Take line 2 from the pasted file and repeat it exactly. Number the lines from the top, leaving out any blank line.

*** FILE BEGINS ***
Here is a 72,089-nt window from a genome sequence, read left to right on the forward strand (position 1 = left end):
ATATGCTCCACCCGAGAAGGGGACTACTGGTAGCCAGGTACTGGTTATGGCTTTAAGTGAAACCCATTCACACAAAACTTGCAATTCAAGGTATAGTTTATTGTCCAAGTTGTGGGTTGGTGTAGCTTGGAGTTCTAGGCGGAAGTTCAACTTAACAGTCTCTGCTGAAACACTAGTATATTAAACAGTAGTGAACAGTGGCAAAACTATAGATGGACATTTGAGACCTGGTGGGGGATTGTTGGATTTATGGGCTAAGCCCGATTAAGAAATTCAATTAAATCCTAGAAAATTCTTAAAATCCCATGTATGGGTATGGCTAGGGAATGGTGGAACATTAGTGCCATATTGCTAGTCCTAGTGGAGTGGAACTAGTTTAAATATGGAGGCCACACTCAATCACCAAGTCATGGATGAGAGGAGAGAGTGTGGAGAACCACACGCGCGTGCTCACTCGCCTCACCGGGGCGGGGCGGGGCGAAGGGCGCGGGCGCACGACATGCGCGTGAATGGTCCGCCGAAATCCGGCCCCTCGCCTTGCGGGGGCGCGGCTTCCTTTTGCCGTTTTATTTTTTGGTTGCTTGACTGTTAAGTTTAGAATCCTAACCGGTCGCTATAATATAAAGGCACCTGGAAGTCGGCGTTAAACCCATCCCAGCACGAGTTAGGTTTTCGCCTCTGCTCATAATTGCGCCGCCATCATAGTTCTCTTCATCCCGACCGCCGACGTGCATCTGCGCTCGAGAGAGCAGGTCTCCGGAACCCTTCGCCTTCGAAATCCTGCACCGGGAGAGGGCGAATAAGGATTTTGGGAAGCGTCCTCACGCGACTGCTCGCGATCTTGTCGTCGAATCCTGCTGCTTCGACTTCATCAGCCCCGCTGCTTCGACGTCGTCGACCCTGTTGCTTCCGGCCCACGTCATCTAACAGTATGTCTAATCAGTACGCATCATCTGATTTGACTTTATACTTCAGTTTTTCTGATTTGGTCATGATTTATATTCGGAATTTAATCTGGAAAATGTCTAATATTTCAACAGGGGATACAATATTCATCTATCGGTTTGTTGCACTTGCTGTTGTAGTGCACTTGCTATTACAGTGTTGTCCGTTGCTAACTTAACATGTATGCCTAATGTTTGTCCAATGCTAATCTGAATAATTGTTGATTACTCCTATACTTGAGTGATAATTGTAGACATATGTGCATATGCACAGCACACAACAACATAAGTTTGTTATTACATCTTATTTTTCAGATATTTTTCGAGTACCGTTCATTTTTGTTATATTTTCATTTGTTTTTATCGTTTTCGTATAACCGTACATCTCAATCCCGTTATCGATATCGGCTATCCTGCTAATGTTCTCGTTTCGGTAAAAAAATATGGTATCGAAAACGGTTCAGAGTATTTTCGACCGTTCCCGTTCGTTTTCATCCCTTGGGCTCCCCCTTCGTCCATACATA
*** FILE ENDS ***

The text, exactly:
ATATGCTCCACCCGAGAAGGGGACTACTGGTAGCCAGGTACTGGTTATGGCTTTAAGTGAAACCCATTCACACAAAACTTGCAATTCAAGGTATAGTTTATTGTCCAAGTTGTGGGTTGGTGTAGCTTGGAGTTCTAGGCGGAAGTTCAACTTAACAGTCTCTGCTGAAACACTAGTATATTAAACAGTAGTGAACAGTGGCAAAACTATAGATGGACATTTGAGACCTGGTGGGGGATTGTTGGATTTATGGGCTAAGCCCGATTAAGAAATTCAATTAAATCCTAGAAAATTCTTAAAATCCCATGTATGGGTATGGCTAGGGAATGGTGGAACATTAGTGCCATATTGCTAGTCCTAGTGGAGTGGAACTAGTTTAAATATGGAGGCCACACTCAATCACCAAGTCATGGATGAGAGGAGAGAGTGTGGAGAACCACACGCGCGTGCTCACTCGCCTCACCGGGGCGGGGCGGGGCGAAGGGCGCGGGCGCACGACATGCGCGTGAATGGTCCGCCGAAATCCGGCCCCTCGCCTTGCGGGGGCGCGGCTTCCTTTTGCCGTTTTATTTTTTGGTTGCTTGACTGTTAAGTTTAGAATCCTAACCGGTCGCTATAATATAAAGGCACCTGGAAGTCGGCGTTAAACCCATCCCAGCACGAGTTAGGTTTTCGCCTCTGCTCATAATTGCGCCGCCATCATAGTTCTCTTCATCCCGACCGCCGACGTGCATCTGCGCTCGAGAGAGCAGGTCTCCGGAACCCTTCGCCTTCGAAATCCTGCACCGGGAGAGGGCGAATAAGGATTTTGGGAAGCGTCCTCACGCGACTGCTCGCGATCTTGTCGTCGAATCCTGCTGCTTCGACTTCATCAGCCCCGCTGCTTCGACGTCGTCGACCCTGTTGCTTCCGGCCCACGTCATCTAACAGTATGTCTAATCAGTACGCATCATCTGATTTGACTTTATACTTCAGTTTTTCTGATTTGGTCATGATTTATATTCGGAATTTAATCTGGAAAATGTCTAATATTTCAACAGGGGATACAATATTCATCTATCGGTTTGTTGCACTTGCTGTTGTAGTGCACTTGCTATTACAGTGTTGTCCGTTGCTAACTTAACATGTATGCCTAATGTTTGTCCAATGCTAATCTGAATAATTGTTGATTACTCCTATACTTGAGTGATAATTGTAGACATATGTGCATATGCACAGCACACAACAACATAAGTTTGTTATTACATCTTATTTTTCAGATATTTTTCGAGTACCGTTCATTTTTGTTATATTTTCATTTGTTTTTATCGTTTTCGTATAACCGTACATCTCAATCCCGTTATCGATATCGGCTATCCTGCTAATGTTCTCGTTTCGGTAAAAAAATATGGTATCGAAAACGGTTCAGAGTATTTTCGACCGTTCCCGTTCGTTTTCATCCCTTGGGCTCCCCCTTCGTCCATACATA